Scan 1
Carl Larsson in his workshop at Lilla Hyttnäs

Though it isn’t the best quality, this photograph shows a familiar sort of workshop, filled with trees brought in for the winter and assorted projects in process. Larsson painted workshop scenes as well, no doubt with his own children and local artisans as models.

Larsson Workshop

More and more, I’m drawn into the Arts and Crafts movement as a global phenomenon. It was a reaction against technology of a sort, but it was also an embrace of technology too. Not all technology is considered bad, as evidenced by William Morris’s News from Nowhere: Morris, in a memorable passage suggested in his utopian future that genuinely useful technologies were embraced, while tech with little to offer was simply left behind to rust. The question of what is a good tech, versus bad tech, was left unaddressed in the novel though he really did attempt to lay out some guidelines elsewhere.

One of the key essays in the exhibition catalog by Gillian Naylor, “Domesticity and Design Reform: The European Context” really gives me some new avenues to traverse. Her essay points at the deeper roots of Arts and Crafts to the social upheavals of the mid nineteenth century. She talks about the contributions of the German author Hermann Muthesius, whose The English House has been on my list to write about for a while, citing a passage from Stilarchitektur und Baukunst (1902) suggesting that buildings might transcend “academic and socially divisive preoccupations with style. The English approach to the building arts, he wrote, was:

nothing other than a rejection of architectural formalism in favor of a simple and natural, reasonable way of building. One brought nothing new to such a movement: everything had existed for centuries in vernacular architecture of the small town and rural landscape . . . Here, amid the architectural extravagance that the architects promoted, one found all that one desired and for which one thirsted: adaptation to needs and local conditions, unpretentiousness and honesty of feeling: utmost cosiness and comfort in the layout of rooms, colour, an uncommonly attractive and painterly (but also reasonable) design, an economy of building construction. The new English building-art that developed on this basis had now produced valuable results. But it has done more: it has spread the interest and understanding for domestic architecture to the entire people. It has created the only sure foundation for a new artistic culture: the artistic house. (78)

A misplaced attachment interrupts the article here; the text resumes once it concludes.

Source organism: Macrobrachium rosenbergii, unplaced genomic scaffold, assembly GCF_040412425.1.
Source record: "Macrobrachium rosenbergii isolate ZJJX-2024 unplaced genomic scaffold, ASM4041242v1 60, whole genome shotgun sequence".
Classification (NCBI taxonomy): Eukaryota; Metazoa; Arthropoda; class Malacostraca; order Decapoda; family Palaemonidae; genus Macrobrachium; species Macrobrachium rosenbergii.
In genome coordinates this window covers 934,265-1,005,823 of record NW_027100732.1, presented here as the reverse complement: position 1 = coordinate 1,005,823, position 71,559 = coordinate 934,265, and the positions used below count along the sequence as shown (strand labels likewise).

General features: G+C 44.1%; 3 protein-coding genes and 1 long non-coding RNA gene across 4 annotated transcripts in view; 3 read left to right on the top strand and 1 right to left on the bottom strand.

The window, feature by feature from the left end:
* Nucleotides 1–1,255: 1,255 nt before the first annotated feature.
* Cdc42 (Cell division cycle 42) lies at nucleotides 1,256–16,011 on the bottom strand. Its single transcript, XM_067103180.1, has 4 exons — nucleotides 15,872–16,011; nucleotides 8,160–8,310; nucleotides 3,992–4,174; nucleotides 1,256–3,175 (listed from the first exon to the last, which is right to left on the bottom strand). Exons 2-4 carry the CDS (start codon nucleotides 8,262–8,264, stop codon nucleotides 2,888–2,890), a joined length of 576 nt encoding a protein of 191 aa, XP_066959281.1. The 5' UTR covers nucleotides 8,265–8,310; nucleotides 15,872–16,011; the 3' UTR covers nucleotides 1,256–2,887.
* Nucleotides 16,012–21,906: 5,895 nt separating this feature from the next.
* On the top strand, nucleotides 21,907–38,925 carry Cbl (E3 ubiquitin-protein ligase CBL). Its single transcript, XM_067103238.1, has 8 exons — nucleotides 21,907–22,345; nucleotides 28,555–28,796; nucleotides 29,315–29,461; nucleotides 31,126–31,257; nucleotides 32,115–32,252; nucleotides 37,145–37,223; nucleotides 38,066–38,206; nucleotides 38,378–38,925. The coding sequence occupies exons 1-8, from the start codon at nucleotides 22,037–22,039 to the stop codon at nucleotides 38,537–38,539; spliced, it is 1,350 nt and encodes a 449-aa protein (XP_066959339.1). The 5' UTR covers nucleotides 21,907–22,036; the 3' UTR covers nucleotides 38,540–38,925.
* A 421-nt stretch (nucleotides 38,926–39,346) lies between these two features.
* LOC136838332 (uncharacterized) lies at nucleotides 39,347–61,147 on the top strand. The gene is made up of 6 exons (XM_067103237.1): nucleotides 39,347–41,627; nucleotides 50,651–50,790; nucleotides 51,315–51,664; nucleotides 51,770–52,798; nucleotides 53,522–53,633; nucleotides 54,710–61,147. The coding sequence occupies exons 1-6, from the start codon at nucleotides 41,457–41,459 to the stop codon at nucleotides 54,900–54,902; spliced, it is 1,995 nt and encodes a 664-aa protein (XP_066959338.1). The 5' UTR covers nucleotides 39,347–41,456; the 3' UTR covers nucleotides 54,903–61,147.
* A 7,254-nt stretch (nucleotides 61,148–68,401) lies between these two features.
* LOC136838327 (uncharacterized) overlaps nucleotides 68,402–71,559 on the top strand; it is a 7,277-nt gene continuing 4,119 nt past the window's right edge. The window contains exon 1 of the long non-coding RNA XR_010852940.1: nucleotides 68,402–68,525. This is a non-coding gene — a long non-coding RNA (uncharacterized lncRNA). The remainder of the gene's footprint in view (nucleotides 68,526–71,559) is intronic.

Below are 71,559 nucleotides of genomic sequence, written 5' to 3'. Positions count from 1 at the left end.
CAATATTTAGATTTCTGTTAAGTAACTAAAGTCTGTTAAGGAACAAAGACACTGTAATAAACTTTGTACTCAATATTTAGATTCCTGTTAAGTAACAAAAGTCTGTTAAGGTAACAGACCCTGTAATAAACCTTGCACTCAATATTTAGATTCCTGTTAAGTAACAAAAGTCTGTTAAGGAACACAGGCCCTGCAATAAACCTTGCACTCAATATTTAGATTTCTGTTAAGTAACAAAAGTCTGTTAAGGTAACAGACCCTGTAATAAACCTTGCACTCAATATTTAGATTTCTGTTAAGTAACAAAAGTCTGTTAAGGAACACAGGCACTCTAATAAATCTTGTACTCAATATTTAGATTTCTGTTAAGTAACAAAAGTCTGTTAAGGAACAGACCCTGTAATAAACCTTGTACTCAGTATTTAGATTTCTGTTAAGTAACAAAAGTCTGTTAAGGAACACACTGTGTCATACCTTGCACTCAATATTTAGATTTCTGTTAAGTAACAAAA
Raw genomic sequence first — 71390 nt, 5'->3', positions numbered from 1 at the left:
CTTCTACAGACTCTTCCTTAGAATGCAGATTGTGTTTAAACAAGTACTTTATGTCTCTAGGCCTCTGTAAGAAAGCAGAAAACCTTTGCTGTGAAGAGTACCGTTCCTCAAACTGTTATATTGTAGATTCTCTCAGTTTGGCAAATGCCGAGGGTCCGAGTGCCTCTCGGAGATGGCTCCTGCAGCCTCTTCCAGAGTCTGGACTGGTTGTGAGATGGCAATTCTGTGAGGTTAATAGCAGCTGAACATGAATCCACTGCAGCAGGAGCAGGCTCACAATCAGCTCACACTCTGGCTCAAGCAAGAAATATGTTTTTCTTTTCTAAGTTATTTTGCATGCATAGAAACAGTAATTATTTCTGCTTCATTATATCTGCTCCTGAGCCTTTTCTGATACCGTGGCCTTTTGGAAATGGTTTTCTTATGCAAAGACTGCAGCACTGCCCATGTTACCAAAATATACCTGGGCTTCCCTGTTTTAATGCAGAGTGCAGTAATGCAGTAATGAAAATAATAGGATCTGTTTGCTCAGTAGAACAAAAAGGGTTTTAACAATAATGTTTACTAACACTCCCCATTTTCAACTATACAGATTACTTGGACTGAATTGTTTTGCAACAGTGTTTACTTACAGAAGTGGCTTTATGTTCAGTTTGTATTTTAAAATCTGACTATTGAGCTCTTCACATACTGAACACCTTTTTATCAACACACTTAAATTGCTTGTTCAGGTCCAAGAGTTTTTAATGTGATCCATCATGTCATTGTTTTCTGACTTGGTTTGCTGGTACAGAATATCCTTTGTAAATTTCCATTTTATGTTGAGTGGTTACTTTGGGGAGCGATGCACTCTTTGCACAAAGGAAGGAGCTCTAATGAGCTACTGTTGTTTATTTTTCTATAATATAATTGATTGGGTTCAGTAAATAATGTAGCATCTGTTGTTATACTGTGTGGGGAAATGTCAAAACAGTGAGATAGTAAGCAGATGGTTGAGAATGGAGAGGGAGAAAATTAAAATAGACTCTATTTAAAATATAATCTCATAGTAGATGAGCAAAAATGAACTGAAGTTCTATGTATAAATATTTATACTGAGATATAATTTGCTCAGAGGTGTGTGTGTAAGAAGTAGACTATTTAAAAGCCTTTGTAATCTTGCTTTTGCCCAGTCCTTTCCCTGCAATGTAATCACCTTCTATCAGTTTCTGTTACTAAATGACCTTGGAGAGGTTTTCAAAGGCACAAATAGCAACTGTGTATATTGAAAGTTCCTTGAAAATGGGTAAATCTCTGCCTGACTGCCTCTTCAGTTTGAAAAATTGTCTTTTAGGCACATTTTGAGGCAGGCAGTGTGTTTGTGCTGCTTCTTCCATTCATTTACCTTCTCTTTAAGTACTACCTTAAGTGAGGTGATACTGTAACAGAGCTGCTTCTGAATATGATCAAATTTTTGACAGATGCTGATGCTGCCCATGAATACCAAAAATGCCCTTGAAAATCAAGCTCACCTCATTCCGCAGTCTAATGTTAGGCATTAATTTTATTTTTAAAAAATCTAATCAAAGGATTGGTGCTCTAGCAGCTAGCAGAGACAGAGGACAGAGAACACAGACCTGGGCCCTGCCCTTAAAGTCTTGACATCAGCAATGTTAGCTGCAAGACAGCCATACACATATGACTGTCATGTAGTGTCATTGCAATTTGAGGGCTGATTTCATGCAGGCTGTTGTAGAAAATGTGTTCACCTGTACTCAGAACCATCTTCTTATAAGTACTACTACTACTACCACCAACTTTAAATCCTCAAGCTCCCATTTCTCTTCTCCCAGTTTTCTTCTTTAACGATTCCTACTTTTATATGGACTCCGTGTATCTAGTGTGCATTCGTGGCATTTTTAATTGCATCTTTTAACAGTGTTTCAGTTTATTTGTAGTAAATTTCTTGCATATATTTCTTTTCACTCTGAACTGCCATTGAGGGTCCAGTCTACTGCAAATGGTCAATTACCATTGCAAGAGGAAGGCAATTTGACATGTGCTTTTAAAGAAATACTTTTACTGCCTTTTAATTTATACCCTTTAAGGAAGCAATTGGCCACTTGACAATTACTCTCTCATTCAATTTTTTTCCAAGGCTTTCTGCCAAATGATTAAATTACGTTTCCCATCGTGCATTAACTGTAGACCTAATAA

The focus, Naylor argues, shifted away from easel painting and fine arts, into design reform bent on reinforcing national identities and bringing fine art to the masses. The passage from Muthesius is really interesting to me on multiple levels, not the least of which being that if you substitute “furniture” for architecture, you’ve just summarized the core thesis of Chris Schwarz’s latest book—at least the aesthetics of it.

Usefully, Naylor brings a more critical eye on the phenomenon:

This was, of course, a middle-class vision: it reflected the prestige and elitism associated with ‘high art’, and at the same time romanticized the role of the working class. By aiming to transform factory hands into creative and contented artisans, and by concentrating on vernacular ideals of workmanship, this generation of design reformers also challenged the policies of their predecessors rejecting any form of training programme based on attempts to control or rationalize the design process. (79-80)

The rejection of a rationalized design process by the Arts and Crafts practitioners includes both Taylorism and factory-efficiency analyses and moves to impose any sort of design grammar (such as Owen Jones’s Grammar of Ornament from 1856). I note that Lost Art Press has also been publishing admirable work on pre-industrial design by George Walker and Jim Tolpin  that implies that a grammar of design is at least possible. It stops short from creating a full program, although it does include a new workbook with design exercises.

Such programmes were rejected by the Arts and Crafts generation because they denied the role of individuality and creativity; they were devised to impose rather than generate order, and they isolated the object from the context of making and use. (80)

To be fair, recent work by Jim Tolpin and George Walker does base its design practice completely on the context of making and use. Opposed to a controlled and rationalized design process, Naylor aligns the Arts and Crafts generation with the resurrection of a modified medieval guild system (through Ruskin and Morris) and  “the restoration of the ideal and reality of the home” as “a political as well as social necessity” (80). The political nature of this has unique repercussions in Germany:

Policies to improve standards of worker’s housing had been instigated in Germany from the 1840s, and the association of Wohnugsreform (the reform of the dwelling) with Lebensreform (the reform of life) acknowledged the English celebration of home. In Germany, however, the home came to be associated with the homeland, Heimat, that powerful and politically uncompromised symbol of national unity and continuity. Heimat was (and is) a value-laden concept and therefore difficult to translate; it signified home, locality, and country, as well as a sense of belonging and the inheritance of a shared past. Unlike Morris’s gentle Utopia, however, Heimat was somewhere; its roots were in the German soil and the German homestead, and in the bitter struggles for survival of the German race. (80-81)